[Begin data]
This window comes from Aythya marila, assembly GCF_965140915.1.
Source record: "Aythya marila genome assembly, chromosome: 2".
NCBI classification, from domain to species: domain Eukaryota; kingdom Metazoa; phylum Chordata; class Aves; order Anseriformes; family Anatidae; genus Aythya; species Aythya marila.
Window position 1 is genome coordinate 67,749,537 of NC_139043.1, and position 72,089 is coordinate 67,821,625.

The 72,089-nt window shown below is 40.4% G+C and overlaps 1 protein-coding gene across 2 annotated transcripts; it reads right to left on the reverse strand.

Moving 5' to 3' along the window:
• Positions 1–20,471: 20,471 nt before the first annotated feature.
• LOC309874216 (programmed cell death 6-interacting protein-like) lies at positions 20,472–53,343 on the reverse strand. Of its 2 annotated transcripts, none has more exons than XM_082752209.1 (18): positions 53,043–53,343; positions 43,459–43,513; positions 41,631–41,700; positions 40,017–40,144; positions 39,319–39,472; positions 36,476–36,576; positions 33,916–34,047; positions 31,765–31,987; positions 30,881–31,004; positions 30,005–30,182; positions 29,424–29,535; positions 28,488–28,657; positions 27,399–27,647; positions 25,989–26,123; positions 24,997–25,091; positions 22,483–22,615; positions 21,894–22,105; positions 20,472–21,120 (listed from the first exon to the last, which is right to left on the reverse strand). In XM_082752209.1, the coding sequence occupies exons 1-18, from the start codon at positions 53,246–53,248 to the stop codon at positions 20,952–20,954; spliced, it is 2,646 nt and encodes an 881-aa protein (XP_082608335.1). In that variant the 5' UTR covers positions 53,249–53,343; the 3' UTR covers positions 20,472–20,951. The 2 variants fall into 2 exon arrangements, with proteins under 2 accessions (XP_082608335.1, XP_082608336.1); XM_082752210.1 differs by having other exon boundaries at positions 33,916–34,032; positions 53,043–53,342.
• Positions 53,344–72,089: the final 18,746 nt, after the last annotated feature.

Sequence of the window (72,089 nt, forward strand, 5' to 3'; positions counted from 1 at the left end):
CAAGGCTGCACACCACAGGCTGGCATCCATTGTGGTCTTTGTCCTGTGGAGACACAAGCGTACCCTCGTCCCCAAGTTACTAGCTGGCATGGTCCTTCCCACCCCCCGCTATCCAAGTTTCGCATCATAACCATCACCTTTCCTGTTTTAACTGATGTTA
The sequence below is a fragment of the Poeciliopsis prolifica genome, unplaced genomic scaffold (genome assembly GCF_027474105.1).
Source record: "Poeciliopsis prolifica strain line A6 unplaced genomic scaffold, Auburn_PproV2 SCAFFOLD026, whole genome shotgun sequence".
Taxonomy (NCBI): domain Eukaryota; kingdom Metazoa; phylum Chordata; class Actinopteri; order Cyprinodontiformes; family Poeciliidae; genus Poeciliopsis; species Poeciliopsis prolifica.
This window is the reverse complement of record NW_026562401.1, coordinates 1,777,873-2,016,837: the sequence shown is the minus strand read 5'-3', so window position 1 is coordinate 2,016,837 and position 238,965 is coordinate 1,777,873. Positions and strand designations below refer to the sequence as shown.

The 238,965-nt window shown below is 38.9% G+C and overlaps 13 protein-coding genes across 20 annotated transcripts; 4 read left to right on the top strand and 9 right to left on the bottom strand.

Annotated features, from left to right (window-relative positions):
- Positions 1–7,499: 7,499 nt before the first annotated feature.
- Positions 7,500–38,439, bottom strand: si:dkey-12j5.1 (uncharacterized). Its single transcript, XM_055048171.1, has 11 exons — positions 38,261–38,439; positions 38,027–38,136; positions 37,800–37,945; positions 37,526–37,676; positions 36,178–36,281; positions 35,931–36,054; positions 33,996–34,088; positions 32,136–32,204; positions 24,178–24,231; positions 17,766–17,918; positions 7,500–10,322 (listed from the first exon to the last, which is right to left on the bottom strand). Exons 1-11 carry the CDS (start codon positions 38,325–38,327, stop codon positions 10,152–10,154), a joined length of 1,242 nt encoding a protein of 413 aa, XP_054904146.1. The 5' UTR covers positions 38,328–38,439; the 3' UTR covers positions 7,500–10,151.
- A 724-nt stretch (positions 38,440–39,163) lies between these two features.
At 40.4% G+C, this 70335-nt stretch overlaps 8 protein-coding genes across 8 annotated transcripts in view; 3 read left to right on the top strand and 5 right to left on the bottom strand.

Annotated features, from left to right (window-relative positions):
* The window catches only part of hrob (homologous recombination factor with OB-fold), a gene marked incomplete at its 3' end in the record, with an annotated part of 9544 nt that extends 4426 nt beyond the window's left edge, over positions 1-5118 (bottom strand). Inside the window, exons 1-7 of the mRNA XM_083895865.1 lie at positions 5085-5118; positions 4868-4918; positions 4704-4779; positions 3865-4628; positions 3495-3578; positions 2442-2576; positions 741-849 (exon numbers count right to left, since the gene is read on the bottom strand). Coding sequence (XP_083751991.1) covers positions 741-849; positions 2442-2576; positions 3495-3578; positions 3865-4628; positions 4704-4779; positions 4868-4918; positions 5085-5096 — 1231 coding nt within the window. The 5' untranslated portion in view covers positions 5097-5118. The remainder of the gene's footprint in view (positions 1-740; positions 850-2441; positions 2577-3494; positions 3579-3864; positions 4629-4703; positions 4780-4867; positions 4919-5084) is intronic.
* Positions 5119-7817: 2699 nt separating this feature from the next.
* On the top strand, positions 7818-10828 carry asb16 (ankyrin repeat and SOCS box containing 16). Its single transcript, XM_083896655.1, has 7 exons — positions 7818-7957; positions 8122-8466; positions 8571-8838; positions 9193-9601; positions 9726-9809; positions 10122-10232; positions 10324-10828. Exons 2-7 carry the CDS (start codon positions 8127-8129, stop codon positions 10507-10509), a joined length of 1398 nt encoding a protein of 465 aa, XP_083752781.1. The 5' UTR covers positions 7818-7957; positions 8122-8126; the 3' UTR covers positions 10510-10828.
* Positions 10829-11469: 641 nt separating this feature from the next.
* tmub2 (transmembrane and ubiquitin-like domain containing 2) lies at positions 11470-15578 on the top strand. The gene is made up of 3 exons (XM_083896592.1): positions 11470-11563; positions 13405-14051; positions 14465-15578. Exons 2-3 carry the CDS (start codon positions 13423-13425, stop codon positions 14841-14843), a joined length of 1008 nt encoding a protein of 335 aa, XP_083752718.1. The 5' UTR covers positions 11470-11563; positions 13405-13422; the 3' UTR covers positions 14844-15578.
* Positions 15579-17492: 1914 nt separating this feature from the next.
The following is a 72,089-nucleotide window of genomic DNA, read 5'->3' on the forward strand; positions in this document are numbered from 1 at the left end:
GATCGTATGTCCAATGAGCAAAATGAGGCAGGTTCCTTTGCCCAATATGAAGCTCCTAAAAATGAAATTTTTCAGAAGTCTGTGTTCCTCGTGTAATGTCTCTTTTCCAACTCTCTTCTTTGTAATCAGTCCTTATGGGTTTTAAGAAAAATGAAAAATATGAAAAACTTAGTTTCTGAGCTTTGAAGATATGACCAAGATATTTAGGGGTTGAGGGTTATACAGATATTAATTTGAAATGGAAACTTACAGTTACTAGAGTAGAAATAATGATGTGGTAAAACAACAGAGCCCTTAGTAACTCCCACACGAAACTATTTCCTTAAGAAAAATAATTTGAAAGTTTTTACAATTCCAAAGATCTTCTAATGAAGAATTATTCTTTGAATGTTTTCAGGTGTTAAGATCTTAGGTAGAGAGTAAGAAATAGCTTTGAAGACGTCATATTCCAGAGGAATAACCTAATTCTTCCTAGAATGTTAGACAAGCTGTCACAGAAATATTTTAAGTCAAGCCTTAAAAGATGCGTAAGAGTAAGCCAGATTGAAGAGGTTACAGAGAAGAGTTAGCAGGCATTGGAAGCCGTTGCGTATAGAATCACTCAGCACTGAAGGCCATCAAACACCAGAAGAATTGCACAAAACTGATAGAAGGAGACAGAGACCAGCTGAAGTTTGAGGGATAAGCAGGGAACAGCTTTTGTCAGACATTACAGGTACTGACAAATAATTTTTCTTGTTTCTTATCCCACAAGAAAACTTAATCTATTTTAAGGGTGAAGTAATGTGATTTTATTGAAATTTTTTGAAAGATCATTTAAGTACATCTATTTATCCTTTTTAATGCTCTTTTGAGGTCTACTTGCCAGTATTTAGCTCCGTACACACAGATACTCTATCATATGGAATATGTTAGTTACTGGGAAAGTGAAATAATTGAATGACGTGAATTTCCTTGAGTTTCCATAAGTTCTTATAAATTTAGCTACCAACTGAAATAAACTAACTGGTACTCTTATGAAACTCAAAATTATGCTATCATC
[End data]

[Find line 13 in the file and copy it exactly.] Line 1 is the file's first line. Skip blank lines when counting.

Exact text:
Source record: "Poeciliopsis prolifica strain line A6 unplaced genomic scaffold, Auburn_PproV2 SCAFFOLD026, whole genome shotgun sequence".